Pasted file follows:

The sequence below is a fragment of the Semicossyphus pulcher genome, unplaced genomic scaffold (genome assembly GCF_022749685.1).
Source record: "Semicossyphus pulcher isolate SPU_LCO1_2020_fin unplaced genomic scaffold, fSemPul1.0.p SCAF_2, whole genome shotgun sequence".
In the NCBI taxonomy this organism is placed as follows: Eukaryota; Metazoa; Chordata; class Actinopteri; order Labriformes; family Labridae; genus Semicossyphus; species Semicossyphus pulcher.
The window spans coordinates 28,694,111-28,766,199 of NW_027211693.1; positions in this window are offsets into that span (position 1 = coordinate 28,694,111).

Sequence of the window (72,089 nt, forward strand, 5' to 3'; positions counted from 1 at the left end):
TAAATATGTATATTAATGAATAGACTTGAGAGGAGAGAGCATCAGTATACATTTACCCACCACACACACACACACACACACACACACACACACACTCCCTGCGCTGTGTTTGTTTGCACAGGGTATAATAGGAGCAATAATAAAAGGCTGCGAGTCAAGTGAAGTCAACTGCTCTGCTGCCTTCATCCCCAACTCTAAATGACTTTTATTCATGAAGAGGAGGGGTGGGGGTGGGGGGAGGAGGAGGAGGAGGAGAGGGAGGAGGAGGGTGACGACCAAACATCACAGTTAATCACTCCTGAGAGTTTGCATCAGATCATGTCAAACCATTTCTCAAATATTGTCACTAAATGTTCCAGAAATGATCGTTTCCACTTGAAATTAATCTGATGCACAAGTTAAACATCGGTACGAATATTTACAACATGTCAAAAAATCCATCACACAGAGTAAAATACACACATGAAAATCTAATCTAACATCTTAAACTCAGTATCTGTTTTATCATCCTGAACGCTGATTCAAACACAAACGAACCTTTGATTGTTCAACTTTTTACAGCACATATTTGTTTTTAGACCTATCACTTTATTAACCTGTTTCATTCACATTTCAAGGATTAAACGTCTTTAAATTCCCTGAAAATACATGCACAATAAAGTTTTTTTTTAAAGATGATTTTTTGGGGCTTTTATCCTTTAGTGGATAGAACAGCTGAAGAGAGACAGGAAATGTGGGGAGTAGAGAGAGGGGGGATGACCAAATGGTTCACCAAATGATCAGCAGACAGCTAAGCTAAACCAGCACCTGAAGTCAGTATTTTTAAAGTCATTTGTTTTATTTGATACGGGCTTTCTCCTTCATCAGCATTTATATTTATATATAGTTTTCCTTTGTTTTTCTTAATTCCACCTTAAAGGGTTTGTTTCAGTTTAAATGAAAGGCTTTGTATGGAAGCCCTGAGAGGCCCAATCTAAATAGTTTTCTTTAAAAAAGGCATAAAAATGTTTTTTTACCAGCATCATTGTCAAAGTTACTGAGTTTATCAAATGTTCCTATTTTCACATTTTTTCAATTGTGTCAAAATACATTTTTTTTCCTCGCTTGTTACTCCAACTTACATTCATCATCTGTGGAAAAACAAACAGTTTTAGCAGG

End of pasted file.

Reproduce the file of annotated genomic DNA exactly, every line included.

The sequence below is a fragment of the Semicossyphus pulcher genome, unplaced genomic scaffold (genome assembly GCF_022749685.1).
Source record: "Semicossyphus pulcher isolate SPU_LCO1_2020_fin unplaced genomic scaffold, fSemPul1.0.p SCAF_2, whole genome shotgun sequence".
In the NCBI taxonomy this organism is placed as follows: Eukaryota; Metazoa; Chordata; class Actinopteri; order Labriformes; family Labridae; genus Semicossyphus; species Semicossyphus pulcher.
The window spans coordinates 28,694,111-28,766,199 of NW_027211693.1; positions in this window are offsets into that span (position 1 = coordinate 28,694,111).

Sequence of the window (72,089 nt, forward strand, 5' to 3'; positions counted from 1 at the left end):
TAAATATGTATATTAATGAATAGACTTGAGAGGAGAGAGCATCAGTATACATTTACCCACCACACACACACACACACACACACACACACACACACTCCCTGCGCTGTGTTTGTTTGCACAGGGTATAATAGGAGCAATAATAAAAGGCTGCGAGTCAAGTGAAGTCAACTGCTCTGCTGCCTTCATCCCCAACTCTAAATGACTTTTATTCATGAAGAGGAGGGGTGGGGGTGGGGGGAGGAGGAGGAGGAGGAGAGGGAGGAGGAGGGTGACGACCAAACATCACAGTTAATCACTCCTGAGAGTTTGCATCAGATCATGTCAAACCATTTCTCAAATATTGTCACTAAATGTTCCAGAAATGATCGTTTCCACTTGAAATTAATCTGATGCACAAGTTAAACATCGGTACGAATATTTACAACATGTCAAAAAATCCATCACACAGAGTAAAATACACACATGAAAATCTAATCTAACATCTTAAACTCAGTATCTGTTTTATCATCCTGAACGCTGATTCAAACACAAACGAACCTTTGATTGTTCAACTTTTTACAGCACATATTTGTTTTTAGACCTATCACTTTATTAACCTGTTTCATTCACATTTCAAGGATTAAACGTCTTTAAATTCCCTGAAAATACATGCACAATAAAGTTTTTTTTTAAAGATGATTTTTTGGGGCTTTTATCCTTTAGTGGATAGAACAGCTGAAGAGAGACAGGAAATGTGGGGAGTAGAGAGAGGGGGGATGACCAAATGGTTCACCAAATGATCAGCAGACAGCTAAGCTAAACCAGCACCTGAAGTCAGTATTTTTAAAGTCATTTGTTTTATTTGATACGGGCTTTCTCCTTCATCAGCATTTATATTTATATATAGTTTTCCTTTGTTTTTCTTAATTCCACCTTAAAGGGTTTGTTTCAGTTTAAATGAAAGGCTTTGTATGGAAGCCCTGAGAGGCCCAATCTAAATAGTTTTCTTTAAAAAAGGCATAAAAATGTTTTTTTACCAGCATCATTGTCAAAGTTACTGAGTTTATCAAATGTTCCTATTTTCACATTTTTTCAATTGTGTCAAAATACATTTTTTTTCCTCGCTTGTTACTCCAACTTACATTCATCATCTGTGGAAAAACAAACAGTTTTAGCAGG